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Lumbar Puncture in Children

Medically reviewed by Last updated on Apr 2, 2024.

What is a lumbar puncture?

A lumbar puncture is a procedure used to collect cerebrospinal fluid (CSF). CSF is a clear, protective fluid that flows around the brain and inside the spinal canal. A lumbar puncture is usually done to check for an infection, inflammation, bleeding, or other conditions that affect the brain. It may also be done to remove CSF to reduce pressure in the brain.

How do I prepare my child for a lumbar puncture?

What will happen during a lumbar puncture?

What happens after a lumbar puncture?

Your child will need to lie flat in bed until a healthcare provider says it is okay to get up. Help your child tell a healthcare provider if he or she has a headache, back pain, or tingling, numbness, or weakness below the waist.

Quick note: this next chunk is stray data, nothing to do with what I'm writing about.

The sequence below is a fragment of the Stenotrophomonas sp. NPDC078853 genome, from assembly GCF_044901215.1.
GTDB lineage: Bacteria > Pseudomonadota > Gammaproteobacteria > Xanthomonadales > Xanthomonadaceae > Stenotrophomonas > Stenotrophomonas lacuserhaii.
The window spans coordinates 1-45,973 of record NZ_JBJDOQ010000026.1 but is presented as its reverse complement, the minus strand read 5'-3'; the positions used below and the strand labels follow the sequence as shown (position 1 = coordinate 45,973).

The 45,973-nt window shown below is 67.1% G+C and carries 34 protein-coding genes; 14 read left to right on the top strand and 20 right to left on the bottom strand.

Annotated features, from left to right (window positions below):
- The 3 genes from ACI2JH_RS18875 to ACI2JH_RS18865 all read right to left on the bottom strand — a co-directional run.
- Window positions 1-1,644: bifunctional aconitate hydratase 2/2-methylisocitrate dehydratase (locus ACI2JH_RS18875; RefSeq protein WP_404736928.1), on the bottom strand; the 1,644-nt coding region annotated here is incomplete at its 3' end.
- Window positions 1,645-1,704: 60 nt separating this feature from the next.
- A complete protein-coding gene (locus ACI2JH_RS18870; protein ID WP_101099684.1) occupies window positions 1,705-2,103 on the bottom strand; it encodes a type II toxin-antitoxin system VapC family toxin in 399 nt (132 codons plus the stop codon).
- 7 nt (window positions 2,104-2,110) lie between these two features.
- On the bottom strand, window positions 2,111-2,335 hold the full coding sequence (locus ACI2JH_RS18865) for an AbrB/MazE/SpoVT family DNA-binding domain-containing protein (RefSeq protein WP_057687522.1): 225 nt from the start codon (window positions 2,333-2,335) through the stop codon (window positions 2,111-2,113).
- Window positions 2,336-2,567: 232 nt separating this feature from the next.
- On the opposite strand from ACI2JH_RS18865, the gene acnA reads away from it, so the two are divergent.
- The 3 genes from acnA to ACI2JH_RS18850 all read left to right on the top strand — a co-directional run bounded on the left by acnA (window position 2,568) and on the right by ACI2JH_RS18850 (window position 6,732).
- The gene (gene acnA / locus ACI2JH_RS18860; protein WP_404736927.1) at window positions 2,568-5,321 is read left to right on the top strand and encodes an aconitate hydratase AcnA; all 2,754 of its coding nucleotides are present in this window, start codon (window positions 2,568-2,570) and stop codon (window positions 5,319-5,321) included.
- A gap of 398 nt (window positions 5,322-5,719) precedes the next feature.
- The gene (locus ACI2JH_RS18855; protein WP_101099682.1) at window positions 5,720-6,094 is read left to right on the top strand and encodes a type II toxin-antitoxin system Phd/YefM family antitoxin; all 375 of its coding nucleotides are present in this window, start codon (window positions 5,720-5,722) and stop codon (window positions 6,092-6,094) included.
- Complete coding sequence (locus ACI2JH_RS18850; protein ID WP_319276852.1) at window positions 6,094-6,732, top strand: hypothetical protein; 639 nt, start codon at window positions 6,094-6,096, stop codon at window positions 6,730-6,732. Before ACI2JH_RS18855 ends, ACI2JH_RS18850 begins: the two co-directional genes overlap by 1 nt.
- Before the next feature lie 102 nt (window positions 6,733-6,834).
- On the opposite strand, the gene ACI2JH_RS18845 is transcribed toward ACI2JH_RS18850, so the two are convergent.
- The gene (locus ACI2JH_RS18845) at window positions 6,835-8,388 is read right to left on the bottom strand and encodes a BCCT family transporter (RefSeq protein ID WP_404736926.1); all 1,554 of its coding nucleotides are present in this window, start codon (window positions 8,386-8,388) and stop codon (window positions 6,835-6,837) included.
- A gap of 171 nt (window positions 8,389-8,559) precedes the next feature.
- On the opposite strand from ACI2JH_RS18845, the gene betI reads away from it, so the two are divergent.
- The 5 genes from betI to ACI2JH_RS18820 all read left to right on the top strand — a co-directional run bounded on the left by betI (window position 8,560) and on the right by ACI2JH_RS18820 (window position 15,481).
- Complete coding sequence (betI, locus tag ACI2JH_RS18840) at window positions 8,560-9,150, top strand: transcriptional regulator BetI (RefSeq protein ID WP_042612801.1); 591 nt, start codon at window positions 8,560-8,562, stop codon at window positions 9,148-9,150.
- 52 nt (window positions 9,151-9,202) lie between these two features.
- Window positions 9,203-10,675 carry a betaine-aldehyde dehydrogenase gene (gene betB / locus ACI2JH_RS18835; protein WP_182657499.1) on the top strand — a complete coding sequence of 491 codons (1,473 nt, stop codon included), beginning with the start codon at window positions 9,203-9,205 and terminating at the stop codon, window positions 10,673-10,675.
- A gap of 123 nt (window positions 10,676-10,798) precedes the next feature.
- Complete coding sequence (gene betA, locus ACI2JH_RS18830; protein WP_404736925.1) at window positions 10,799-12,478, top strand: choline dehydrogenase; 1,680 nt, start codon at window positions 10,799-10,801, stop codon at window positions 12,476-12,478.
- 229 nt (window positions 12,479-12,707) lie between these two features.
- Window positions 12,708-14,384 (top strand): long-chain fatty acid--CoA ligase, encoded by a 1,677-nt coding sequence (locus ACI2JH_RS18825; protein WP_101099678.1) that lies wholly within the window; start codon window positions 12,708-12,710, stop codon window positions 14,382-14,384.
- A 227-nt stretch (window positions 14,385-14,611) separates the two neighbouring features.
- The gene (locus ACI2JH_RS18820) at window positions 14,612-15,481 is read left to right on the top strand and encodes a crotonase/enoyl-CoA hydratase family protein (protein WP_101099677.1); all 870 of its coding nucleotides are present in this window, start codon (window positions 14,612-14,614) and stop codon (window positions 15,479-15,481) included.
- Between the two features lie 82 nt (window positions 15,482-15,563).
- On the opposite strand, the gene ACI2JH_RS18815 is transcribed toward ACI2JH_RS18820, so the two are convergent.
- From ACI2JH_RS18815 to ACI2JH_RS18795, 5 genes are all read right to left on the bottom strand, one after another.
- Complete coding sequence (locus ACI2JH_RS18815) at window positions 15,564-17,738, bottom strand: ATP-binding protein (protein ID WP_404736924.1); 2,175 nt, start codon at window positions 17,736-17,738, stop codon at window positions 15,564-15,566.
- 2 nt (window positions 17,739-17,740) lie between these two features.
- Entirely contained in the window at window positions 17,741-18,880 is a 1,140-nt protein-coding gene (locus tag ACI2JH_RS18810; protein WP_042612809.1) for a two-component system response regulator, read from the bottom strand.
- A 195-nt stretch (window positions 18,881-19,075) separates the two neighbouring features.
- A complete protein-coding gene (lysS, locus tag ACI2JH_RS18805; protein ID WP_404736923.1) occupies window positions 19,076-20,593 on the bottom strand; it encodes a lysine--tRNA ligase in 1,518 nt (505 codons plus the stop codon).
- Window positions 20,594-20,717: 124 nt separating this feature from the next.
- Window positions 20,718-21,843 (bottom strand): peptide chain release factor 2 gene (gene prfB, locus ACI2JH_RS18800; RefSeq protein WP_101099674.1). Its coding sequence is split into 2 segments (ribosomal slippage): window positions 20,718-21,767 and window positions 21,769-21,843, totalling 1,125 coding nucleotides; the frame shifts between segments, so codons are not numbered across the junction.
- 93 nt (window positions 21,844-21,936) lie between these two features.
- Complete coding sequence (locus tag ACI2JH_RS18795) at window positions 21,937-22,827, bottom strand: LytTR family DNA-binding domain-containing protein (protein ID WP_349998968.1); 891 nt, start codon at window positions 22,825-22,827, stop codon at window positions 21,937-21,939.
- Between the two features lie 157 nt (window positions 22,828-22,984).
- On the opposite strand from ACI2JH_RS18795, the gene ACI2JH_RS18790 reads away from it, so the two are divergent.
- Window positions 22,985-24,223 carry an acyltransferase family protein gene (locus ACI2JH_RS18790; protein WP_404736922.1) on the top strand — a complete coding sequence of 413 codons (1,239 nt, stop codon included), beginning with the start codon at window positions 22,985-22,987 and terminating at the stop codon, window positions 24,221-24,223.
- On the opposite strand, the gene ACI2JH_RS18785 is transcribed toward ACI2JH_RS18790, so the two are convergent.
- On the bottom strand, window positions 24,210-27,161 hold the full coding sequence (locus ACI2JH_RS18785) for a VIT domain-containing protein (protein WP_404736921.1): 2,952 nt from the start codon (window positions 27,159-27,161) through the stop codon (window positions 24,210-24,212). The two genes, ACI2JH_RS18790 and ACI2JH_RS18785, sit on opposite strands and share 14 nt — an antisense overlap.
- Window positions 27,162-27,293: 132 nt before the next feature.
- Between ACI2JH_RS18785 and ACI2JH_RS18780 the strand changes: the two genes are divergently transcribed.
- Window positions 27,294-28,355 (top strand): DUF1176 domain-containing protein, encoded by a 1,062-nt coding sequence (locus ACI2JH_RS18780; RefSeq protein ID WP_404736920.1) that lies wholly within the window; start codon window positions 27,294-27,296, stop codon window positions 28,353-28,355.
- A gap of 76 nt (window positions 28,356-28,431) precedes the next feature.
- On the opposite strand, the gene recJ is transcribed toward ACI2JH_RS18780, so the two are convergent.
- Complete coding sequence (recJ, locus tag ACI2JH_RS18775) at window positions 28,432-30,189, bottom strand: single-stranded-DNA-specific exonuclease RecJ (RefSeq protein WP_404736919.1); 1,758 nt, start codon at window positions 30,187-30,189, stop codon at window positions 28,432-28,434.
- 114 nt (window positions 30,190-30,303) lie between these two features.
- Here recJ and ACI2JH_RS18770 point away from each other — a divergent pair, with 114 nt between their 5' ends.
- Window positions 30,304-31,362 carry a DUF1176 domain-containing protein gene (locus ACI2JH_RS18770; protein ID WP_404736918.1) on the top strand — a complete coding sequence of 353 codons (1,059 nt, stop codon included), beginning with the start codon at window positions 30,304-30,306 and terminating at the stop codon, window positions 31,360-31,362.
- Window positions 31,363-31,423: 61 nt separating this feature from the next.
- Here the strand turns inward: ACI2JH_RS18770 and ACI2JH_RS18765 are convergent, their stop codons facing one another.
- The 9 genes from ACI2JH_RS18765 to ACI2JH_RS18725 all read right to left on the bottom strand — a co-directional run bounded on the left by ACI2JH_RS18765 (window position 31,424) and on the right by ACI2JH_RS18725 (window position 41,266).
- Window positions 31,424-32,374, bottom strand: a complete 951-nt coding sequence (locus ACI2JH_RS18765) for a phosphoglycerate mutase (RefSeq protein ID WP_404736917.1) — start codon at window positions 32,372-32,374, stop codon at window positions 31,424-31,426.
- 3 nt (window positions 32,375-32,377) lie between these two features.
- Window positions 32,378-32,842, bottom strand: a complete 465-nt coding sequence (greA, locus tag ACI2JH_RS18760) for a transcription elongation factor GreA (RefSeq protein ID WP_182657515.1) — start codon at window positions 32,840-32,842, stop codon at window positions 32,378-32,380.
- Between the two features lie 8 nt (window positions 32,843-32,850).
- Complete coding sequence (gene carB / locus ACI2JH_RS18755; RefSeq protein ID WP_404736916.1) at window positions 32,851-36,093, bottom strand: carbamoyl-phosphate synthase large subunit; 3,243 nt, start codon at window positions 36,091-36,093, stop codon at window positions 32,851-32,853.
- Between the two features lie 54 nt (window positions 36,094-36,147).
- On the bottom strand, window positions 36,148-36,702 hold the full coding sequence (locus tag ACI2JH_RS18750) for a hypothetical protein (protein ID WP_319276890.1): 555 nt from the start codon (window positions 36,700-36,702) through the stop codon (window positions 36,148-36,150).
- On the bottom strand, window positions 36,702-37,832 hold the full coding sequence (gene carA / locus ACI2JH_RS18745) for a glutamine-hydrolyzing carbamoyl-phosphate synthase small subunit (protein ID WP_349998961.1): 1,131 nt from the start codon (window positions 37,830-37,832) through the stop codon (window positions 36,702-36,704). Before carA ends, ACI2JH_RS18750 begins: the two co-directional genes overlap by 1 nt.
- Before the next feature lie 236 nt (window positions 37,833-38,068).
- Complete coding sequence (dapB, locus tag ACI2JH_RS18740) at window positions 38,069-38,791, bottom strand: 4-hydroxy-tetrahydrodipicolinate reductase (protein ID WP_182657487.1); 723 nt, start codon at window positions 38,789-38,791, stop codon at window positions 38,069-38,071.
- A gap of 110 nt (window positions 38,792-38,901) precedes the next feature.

What are the risks of a lumbar puncture?

Your child may have neck or back pain. There may be bleeding, infection, or injury to a disc in your child's spine. Spinal fluid may leak from the puncture site. Your child's nerves or spinal cord may be damaged. Your child is at higher risk if he or she has a blood disorder or is taking certain medicines.

Care Agreement

You have the right to help plan your child's care. Learn about your child's health condition and how it may be treated. Discuss treatment options with your child's healthcare providers to decide what care you want for your child. The above information is an educational aid only. It is not intended as medical advice for individual conditions or treatments. Talk to your doctor, nurse or pharmacist before following any medical regimen to see if it is safe and effective for you.

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Further information

Always consult your healthcare provider to ensure the information displayed on this page applies to your personal circumstances.